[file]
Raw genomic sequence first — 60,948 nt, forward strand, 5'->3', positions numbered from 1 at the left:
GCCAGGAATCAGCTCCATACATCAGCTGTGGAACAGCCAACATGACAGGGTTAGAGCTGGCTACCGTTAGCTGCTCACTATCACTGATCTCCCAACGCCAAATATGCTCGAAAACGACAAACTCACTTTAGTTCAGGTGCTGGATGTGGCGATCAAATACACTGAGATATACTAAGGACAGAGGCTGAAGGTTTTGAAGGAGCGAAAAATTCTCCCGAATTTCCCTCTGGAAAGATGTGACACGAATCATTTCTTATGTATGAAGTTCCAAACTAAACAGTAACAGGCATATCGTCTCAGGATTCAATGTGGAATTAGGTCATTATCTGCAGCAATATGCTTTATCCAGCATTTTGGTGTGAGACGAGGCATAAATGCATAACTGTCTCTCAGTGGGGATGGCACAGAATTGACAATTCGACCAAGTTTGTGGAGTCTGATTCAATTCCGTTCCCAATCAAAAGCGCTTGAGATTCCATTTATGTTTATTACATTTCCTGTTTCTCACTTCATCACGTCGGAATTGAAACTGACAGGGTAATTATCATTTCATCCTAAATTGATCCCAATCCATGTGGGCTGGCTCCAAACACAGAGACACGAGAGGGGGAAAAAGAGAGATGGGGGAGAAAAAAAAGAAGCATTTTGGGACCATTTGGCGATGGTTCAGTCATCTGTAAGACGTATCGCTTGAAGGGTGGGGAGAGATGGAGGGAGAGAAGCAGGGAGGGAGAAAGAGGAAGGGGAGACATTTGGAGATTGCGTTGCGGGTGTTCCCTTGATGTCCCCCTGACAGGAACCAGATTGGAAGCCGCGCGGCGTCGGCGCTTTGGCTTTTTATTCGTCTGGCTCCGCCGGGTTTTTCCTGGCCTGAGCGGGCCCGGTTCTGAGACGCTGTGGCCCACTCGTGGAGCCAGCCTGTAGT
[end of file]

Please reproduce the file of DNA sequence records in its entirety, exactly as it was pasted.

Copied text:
Raw genomic sequence first — 60,948 nt, forward strand, 5'->3', positions numbered from 1 at the left:
GCCAGGAATCAGCTCCATACATCAGCTGTGGAACAGCCAACATGACAGGGTTAGAGCTGGCTACCGTTAGCTGCTCACTATCACTGATCTCCCAACGCCAAATATGCTCGAAAACGACAAACTCACTTTAGTTCAGGTGCTGGATGTGGCGATCAAATACACTGAGATATACTAAGGACAGAGGCTGAAGGTTTTGAAGGAGCGAAAAATTCTCCCGAATTTCCCTCTGGAAAGATGTGACACGAATCATTTCTTATGTATGAAGTTCCAAACTAAACAGTAACAGGCATATCGTCTCAGGATTCAATGTGGAATTAGGTCATTATCTGCAGCAATATGCTTTATCCAGCATTTTGGTGTGAGACGAGGCATAAATGCATAACTGTCTCTCAGTGGGGATGGCACAGAATTGACAATTCGACCAAGTTTGTGGAGTCTGATTCAATTCCGTTCCCAATCAAAAGCGCTTGAGATTCCATTTATGTTTATTACATTTCCTGTTTCTCACTTCATCACGTCGGAATTGAAACTGACAGGGTAATTATCATTTCATCCTAAATTGATCCCAATCCATGTGGGCTGGCTCCAAACACAGAGACACGAGAGGGGGAAAAAGAGAGATGGGGGAGAAAAAAAAGAAGCATTTTGGGACCATTTGGCGATGGTTCAGTCATCTGTAAGACGTATCGCTTGAAGGGTGGGGAGAGATGGAGGGAGAGAAGCAGGGAGGGAGAAAGAGGAAGGGGAGACATTTGGAGATTGCGTTGCGGGTGTTCCCTTGATGTCCCCCTGACAGGAACCAGATTGGAAGCCGCGCGGCGTCGGCGCTTTGGCTTTTTATTCGTCTGGCTCCGCCGGGTTTTTCCTGGCCTGAGCGGGCCCGGTTCTGAGACGCTGTGGCCCACTCGTGGAGCCAGCCTGTAGT